This post is so good, and yet is going to get so little traffic, it’s literally as though it’s behind an exclusive paywall.
There are four exceptional articles that need reading:
The state declared Pittsburgh financially distressed in 2003 after then-Mayor Tom Murphy sought a bailout and began downsizing government to pay the bills. (Trib, Bob Bauder)
We didn’t get the taxing power we sought, but does anybody think city leaders would have made those cuts and avoided bonded debt for so long without the overseers? Very hard to imagine. Anyway, the story quotes a former mayor’s budget director, which is like, wow. Richard Hofstadter over here.
The apparent failure of Longvue and a residential development in Mt. Lebanon highlight risks inherent in projects backed by tax-increment financing plans, and they could cost state taxpayers at least $7.3 million.
Such plans can expose taxpayer dollars to unnecessary risk in financing housing developments when builders could use federal or nonprofit housing assistance programs, said Sabina Deitrick, associate professor at the University of Pittsburgh’s Graduate School of Public and International Affairs. (Trib, Jeremy Boren)
That one quotes a nonpartisan and acclaimed academic on a matter of fiscal policy. Wowee wow wow.
The city of Pittsburgh has said it must install new and bigger sewer pipes, separate lines for sewage and stormwater and add a 6 million gallon holding tank to address stormwater problems. Good says the city’s cost will be between $100 million and $200 million.
“The city’s plans could change. We are holding meetings, at the request of the mayor, to incorporate more green technology,” he said. (Trib, Rick Wills)
The relationship between the City, PWSA, Alcosan and affairs like the Monroeville Municipal Authority is probably too nuanced to comprehend. Interesting that 3 Rivers Wet Weather was affiliated here with the Allegheny Conference, whereas elsewhere it is described as Alcosan’s childe or even John Schombert’s courageous initiative.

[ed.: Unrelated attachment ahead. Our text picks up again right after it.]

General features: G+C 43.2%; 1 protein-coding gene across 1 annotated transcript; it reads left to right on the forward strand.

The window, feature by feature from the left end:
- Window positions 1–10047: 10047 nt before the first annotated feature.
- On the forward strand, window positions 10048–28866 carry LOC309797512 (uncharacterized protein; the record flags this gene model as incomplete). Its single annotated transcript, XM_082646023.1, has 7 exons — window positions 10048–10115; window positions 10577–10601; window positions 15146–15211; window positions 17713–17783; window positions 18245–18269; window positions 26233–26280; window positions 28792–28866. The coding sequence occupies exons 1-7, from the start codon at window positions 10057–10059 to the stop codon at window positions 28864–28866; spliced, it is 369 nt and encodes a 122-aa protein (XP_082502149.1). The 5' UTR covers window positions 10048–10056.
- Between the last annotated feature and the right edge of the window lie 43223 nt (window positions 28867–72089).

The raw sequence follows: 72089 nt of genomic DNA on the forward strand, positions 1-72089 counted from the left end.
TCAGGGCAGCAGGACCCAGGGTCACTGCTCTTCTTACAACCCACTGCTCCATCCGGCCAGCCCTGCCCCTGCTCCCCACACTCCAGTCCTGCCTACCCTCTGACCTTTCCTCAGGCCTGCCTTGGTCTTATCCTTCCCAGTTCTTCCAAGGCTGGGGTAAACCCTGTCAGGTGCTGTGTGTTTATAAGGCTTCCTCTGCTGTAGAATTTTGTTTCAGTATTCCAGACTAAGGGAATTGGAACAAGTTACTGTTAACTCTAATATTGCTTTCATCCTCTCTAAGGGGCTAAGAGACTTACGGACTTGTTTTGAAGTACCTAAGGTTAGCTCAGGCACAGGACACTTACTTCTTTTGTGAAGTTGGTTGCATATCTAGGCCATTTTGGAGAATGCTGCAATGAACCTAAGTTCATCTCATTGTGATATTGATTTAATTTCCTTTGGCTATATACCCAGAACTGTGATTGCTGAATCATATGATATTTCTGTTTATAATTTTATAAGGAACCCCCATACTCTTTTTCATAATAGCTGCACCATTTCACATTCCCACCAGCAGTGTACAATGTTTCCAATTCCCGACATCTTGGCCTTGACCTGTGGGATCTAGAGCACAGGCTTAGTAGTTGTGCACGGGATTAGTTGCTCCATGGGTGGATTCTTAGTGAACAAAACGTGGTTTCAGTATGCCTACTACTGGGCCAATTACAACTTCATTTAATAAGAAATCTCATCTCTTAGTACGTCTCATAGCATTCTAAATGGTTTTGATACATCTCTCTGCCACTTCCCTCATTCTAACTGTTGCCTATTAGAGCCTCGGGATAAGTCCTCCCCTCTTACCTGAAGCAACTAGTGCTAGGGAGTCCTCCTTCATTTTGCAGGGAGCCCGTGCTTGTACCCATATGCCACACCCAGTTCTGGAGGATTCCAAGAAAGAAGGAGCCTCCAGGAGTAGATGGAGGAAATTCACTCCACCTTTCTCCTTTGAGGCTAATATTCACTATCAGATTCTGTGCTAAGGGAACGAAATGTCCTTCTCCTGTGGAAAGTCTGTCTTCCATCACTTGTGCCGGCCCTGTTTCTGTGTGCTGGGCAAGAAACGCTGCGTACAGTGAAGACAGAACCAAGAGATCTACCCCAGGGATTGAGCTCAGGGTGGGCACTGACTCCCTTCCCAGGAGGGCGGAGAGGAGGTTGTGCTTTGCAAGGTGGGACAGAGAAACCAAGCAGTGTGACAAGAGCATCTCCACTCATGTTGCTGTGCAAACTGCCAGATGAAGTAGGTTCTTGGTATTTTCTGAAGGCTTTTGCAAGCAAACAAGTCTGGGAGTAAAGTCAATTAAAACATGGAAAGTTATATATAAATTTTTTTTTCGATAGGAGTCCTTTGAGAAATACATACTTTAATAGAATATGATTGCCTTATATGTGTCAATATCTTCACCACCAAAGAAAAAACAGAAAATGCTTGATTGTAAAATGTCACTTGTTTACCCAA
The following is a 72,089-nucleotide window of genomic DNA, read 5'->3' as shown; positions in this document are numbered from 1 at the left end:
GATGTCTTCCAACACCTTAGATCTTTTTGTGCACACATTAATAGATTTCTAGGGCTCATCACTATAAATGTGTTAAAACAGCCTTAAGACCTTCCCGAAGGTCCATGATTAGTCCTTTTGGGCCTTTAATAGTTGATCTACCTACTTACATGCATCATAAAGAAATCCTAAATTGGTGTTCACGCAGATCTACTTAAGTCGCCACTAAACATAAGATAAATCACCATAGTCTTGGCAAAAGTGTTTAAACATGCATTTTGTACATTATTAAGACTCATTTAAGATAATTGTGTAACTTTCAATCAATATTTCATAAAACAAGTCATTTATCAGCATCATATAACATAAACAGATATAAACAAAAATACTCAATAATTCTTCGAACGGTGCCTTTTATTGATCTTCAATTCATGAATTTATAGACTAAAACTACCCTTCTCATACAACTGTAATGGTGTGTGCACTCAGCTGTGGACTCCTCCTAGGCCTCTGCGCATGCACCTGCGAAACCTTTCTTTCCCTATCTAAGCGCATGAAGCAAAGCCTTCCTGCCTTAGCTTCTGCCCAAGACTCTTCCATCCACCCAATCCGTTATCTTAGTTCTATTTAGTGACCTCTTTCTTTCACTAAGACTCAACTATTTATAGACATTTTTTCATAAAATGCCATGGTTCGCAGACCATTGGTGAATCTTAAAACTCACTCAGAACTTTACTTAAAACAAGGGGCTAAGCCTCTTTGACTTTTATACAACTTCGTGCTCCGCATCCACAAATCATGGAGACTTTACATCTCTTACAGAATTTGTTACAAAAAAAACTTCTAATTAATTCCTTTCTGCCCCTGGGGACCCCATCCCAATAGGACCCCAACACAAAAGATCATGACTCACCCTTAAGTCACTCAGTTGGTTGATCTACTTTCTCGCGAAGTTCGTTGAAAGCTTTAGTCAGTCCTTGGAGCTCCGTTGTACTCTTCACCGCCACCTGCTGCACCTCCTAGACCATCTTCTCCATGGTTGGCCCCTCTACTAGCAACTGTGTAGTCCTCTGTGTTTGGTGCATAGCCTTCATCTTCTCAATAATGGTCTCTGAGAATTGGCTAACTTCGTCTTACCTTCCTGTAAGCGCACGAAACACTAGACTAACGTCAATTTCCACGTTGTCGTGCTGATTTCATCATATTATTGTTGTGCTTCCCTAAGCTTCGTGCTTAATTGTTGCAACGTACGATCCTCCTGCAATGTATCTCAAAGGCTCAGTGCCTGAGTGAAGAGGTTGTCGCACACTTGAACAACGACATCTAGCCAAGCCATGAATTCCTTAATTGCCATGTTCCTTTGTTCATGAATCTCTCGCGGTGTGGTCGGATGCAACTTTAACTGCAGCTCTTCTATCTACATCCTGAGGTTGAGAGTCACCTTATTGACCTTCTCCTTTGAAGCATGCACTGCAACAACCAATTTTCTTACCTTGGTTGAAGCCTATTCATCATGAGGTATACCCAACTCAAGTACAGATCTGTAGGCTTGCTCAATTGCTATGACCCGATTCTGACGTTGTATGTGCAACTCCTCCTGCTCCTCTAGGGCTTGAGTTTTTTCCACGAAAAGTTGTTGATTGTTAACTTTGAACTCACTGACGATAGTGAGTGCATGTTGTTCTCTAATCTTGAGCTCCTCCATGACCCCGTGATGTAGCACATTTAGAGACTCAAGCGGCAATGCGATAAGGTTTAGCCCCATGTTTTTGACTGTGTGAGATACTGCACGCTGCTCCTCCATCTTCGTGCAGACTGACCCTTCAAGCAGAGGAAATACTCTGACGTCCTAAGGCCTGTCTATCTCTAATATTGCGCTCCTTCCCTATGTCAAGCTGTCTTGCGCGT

And now for our premium content:
“They are literally creating a gated community in the Strip District,” Mr. Dowd said. (P-G, Joe Smydo)
You see what he did there? He just screamed, “GENTRIFICATION!” without unduly upsetting people who fear that means squashing growth, yet not alienating others who might appreciate a good gentrification argument if they had any earthly idea what that $10 word means.
The Urban Redevelopment Authority said Mr. Dowd’s assertions are “overstated.” (ibid)
Yeah well, that’s not the point. This is like watching Mario Lemieux stick handle, or Newt Gingrich talk about health care.
“This is not public property that Buncher is taking from the city to turn into something private,” the authority noted. “Just the opposite is true; this is private property owned by Buncher that they have gone to extensive lengths to provide public access to, so that the national/international draw of the Strip District also includes a robust riverfront experience as a significant amenity.” (ibid)
This really can not be emphasized enough. Schenley High School, the Civic Arena, the North Shore, even Market Square — this was all public land where the question could more sensibly and righteously be asked, “What shall we as a people create here? What do we want to get out of our common investment?”
|Croft, Gulliver’s Travels|
But when we’re talking about Donzi’s Landing that question becomes, “What sort of business or charity do we think we can try to force this guy into?” Dude’s family owned the land before the Riverlife Task Force was even a thing. He can hold onto it for another twenty or thirty years if he wants, and is probably prepared to do so. It’s only going to get more valuable, sitting there barren.
Or we can see $30 million extra annually in tax revenue for schools and roads and transit, thousands of new jobs, hundreds of new families, countless new consumers, clients, diners, patients and patrons — yes, for the old Strip as well. It’s merely a matter of personal opinion. Many people bear subjective, irrational preferences for growth: to do more business, to see their children remain close.
Anyway, dismounting the soap box. If you are getting the feeling of history repeating itself, you are probably right. The Pittsburgh Comet should not be the only one effectively communicating the case for this development. It didn’t work with the parking lease and it’s not going to work now. Is the Allegheny Riverfront Vision dead? It’s starting to smell that way.
Once again — on a central and transformational agenda item — Patrick Dowd somehow made it halfway around the world before Luke had a chance to get his pants on.